As of Sunday, the NHL has been permitted to start negotiating with other markets regarding a potential move of the Phoenix Coyotes. The good news for fans in Phoenix is that the league has repeatedly stated that they’re preference is to keep the team in Phoenix Glendale. The league hasn’t started contacting other potential owners in other potential markets yet; so things could be worse.
The incomparable Elliotte Friedman wrote a detailed article today breaking down various scenarios for the league and the Coyotes future (you should check out the entire article). He breaks it down to where Seattle and Quebec City make the most sense for the league in the short-term. More importantly, he breaks it down from a financial standpoint for the other 29 owners. Sooner or later, it always comes back to money.
Instead of choosing between Seattle and Quebec City, Friedman explains that the league could be interested in both—and another Toronto area team as well. Why? Is it for better competitive balance? To even the new realigned divisions that go into effect next season? No. Because there’s a lot of money to be made this way.
He explains the Coyotes could fetch around $170 in relocation, etc. fees for the 29 owners. Here’s where it gets interesting. If the Coyotes move to Seattle, that still leaves the starving hockey market in Quebec City available for the league to pursue.
“And you’d have to think that if Quebec City gets an expansion team, the fee will be higher than the purchase price of the Coyotes, especially if the NHL can create some kind of bidding war for the right to own the team there,” Friedman explains in his article. “What does Seattle relocation + Quebec City expansion + Toronto expansion equal? A billion dollars. And that might be conservative.”
A billion dollars can make a pretty convincing argument to the owners who are in the business of making a profit. Of course, the league still insists that they want to keep the team in Arizona for the long-term. Friedman talked to some of the powers-that-be at the Pebble Beach meetings last month and heard that the chances of the Coyotes staying are about 50/50 at this point.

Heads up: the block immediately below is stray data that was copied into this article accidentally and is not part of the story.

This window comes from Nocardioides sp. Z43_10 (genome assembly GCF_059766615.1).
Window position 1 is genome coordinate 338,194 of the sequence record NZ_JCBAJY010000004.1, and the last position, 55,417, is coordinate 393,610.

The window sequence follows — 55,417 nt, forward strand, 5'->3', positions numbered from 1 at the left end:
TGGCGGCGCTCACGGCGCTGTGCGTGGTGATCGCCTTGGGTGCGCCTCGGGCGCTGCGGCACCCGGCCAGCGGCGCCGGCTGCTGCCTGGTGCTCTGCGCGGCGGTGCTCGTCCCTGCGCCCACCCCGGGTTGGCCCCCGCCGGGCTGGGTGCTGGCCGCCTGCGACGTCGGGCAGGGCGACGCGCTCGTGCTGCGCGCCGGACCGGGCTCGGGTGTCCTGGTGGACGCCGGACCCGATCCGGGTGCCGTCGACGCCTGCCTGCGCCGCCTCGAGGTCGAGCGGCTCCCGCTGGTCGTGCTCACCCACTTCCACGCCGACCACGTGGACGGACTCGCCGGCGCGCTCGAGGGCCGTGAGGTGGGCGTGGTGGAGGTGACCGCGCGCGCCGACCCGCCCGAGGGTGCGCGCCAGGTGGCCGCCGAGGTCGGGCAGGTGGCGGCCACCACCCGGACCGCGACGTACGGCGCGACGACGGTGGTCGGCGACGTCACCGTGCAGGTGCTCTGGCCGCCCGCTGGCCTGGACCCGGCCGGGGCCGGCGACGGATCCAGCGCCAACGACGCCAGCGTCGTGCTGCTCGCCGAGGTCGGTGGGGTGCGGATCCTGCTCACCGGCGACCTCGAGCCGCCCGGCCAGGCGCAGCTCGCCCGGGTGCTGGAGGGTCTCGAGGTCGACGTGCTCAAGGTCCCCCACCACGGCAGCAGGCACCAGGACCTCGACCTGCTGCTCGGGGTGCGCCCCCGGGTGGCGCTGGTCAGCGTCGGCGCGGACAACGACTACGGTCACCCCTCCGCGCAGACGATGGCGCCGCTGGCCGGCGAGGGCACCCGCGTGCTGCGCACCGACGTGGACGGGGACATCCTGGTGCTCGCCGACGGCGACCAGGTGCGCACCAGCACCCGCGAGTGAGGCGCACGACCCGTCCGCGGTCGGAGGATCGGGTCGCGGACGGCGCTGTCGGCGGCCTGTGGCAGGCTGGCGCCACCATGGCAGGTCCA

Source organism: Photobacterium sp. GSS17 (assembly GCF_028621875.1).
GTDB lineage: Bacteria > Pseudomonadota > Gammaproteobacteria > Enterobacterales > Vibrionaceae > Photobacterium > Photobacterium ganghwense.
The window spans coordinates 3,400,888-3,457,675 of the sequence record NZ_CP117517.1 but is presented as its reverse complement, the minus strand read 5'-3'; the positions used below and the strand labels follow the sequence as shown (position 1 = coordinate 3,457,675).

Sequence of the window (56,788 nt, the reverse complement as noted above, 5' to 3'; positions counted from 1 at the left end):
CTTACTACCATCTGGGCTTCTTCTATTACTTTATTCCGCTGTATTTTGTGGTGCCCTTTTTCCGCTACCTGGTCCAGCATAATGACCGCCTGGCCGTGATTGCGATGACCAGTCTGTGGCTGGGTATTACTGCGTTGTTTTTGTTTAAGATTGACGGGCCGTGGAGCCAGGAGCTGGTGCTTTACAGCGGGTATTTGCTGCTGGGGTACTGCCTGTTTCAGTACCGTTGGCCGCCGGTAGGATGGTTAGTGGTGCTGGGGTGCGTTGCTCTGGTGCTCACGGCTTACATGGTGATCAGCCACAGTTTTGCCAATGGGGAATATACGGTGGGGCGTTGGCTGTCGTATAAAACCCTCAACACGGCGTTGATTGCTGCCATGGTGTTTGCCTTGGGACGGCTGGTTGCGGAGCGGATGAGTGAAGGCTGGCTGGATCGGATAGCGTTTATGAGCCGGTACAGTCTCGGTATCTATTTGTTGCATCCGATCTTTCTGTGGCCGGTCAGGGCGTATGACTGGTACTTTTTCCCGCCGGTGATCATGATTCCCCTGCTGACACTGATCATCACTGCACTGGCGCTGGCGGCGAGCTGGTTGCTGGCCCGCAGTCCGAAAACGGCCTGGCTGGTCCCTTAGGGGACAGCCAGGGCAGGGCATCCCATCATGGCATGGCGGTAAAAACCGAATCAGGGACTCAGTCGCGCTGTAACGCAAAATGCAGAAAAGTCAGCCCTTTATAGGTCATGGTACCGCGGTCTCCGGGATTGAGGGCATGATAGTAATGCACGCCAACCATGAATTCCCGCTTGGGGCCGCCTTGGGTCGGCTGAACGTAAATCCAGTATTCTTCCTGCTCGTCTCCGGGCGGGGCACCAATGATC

50/50 isn’t that bad when everything else is considered at this point, is it?
Most cities/regions don’t build a professional sports-friendly arena for the sake of bringing in more concerts, the circus and Disney on Ice. Yet TSN’s Bob McKenzie reports that two wealthy Canadians are spearheading a move to bring a 19,500-seat building to southern Ontario under the supposed plan that it wouldn’t need an NHL team to succeed.
Maybe that’s true, but McKenzie reports that Markham, Ontario hopes to develop the type of complex that would resemble the area around the Staples Center in Los Angeles, so it’s hard to believe that getting an NHL team isn’t part of the plan.
Even with the St. Louis Blues and Dallas Stars getting ownership situations straightened out, the league has its fair share of struggling franchises, so the dream of getting a team in Markham doesn’t sound all that crazy. They’ll just have to keep their boldest thoughts to themselves, for now.
All right so we got the Winnipeg Jets to come back in some way, now how about the Hartford Whalers? If it were up to former Whalers owner Howard Baldwin he’d put his new five-year plan into action to make it work.
Baldwin showed off his plan to business leaders in Hartford to help him and the city of Hartford to help realize their (or his) dreams or bringing the NHL back to town. Before you get too excited, as Rick Green of the Hartford Courant notes, the plan involves a lot of upheaval in the city and more importantly, a lot of public money to make it happen. Highlights of his plan include:
- $105 million in public funds to renovate the XL Center
- Support from businesses in Hartford to get things rolling
- Support from the Governor of Connecticut to move ahead
Sounds like a stacked deck against Baldwin’s plans and it’s probably for good reason. While we’re all extremely nostalgic about the Whalers now, getting full support to a team these days in a new economy to get 18,000 fans a night in a small New England town might prove difficult. Never mind that they’d still need a team to want to move there.
While Baldwin has been busting his tail to make Hartford look like the go-to place for hockey, it’s not as if this is the same situation as Winnipeg. Yes, the Connecticut Whale are there now and keeping the dream alive, but averaging just over 4,700 a game won’t instill confidence that things could work. Compare that to the Manitoba Moose who drew over 8,000 a game last year before getting the Jets this season.
We’d love to see the Whalers reborn, we’re shameless for 80s-90s nostalgia here, this plan just doesn’t make it feel very likely given that you’re asking the people to give up so much money to make it happen.